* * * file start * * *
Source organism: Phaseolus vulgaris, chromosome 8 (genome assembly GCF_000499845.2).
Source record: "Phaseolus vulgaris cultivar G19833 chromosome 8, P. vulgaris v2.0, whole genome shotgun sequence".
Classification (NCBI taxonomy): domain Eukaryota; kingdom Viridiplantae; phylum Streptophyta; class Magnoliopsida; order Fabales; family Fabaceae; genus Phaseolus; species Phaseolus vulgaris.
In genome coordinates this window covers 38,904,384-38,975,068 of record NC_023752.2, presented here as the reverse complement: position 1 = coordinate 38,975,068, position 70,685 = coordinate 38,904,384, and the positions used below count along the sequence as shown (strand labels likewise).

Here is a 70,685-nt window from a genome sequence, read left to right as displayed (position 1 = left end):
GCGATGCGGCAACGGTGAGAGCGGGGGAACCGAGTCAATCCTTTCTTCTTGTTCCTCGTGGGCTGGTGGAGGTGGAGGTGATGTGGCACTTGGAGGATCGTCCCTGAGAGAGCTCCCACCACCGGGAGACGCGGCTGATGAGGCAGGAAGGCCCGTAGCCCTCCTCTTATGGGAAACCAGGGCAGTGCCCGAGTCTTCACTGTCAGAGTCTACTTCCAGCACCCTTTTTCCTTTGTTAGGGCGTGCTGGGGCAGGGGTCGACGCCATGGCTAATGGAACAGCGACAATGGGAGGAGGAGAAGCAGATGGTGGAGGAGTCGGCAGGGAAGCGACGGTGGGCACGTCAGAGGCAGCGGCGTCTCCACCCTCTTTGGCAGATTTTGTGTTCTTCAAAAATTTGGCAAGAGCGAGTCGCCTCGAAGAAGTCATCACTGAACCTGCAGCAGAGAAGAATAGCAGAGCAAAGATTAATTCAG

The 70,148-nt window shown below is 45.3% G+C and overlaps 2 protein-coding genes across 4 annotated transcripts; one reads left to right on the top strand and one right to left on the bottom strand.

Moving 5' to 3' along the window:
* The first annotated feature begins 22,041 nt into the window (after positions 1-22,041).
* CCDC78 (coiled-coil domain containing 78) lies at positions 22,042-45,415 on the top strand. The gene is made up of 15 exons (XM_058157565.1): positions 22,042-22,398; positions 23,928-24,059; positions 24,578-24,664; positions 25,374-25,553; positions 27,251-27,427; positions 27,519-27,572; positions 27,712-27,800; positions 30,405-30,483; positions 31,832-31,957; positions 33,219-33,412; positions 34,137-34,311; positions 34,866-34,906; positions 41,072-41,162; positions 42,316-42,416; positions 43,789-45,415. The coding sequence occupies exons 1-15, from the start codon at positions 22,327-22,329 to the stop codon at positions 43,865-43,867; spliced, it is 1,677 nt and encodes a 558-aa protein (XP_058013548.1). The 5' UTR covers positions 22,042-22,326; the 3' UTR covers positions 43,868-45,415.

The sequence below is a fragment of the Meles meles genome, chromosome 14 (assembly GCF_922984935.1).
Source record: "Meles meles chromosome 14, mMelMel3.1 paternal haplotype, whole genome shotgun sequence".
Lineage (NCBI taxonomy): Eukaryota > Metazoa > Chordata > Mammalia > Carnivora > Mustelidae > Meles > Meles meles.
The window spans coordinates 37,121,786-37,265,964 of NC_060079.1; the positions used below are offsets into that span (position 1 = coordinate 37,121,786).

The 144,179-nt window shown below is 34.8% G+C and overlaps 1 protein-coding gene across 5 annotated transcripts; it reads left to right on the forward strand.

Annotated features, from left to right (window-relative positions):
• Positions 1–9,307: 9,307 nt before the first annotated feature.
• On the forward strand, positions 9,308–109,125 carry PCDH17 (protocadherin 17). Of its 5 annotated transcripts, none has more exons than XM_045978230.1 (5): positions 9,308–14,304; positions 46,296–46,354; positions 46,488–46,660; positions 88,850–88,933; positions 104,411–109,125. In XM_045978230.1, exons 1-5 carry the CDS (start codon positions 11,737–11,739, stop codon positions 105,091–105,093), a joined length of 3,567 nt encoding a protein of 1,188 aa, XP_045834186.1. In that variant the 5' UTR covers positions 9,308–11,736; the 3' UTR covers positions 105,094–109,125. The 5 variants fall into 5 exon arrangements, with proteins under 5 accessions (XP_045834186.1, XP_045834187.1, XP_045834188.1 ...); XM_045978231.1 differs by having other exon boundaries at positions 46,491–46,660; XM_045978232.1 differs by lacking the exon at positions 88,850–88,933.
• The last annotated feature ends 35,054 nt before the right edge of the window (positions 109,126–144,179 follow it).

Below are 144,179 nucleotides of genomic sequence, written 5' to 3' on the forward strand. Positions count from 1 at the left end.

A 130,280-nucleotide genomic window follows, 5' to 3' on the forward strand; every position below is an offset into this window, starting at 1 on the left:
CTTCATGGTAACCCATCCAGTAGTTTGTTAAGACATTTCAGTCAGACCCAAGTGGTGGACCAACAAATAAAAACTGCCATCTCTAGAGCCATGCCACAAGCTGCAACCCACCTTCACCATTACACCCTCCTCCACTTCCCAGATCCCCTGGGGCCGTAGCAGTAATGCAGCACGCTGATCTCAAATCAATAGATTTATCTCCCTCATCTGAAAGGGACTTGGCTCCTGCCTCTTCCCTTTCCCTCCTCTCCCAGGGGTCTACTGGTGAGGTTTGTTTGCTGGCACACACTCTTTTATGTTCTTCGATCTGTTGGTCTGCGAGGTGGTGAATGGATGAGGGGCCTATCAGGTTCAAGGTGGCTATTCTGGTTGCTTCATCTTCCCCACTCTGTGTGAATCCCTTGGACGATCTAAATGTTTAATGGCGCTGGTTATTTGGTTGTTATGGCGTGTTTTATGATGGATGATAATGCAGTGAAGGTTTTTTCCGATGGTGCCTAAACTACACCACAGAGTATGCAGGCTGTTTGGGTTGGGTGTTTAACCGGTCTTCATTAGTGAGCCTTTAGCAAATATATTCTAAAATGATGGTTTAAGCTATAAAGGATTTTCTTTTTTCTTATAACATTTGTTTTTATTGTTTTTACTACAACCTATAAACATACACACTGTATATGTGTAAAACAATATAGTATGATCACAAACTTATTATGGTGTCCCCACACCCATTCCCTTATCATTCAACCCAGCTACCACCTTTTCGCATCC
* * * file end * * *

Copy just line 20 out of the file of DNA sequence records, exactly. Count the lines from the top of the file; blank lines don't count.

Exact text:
Below are 144,179 nucleotides of genomic sequence, written 5' to 3' on the forward strand. Positions count from 1 at the left end.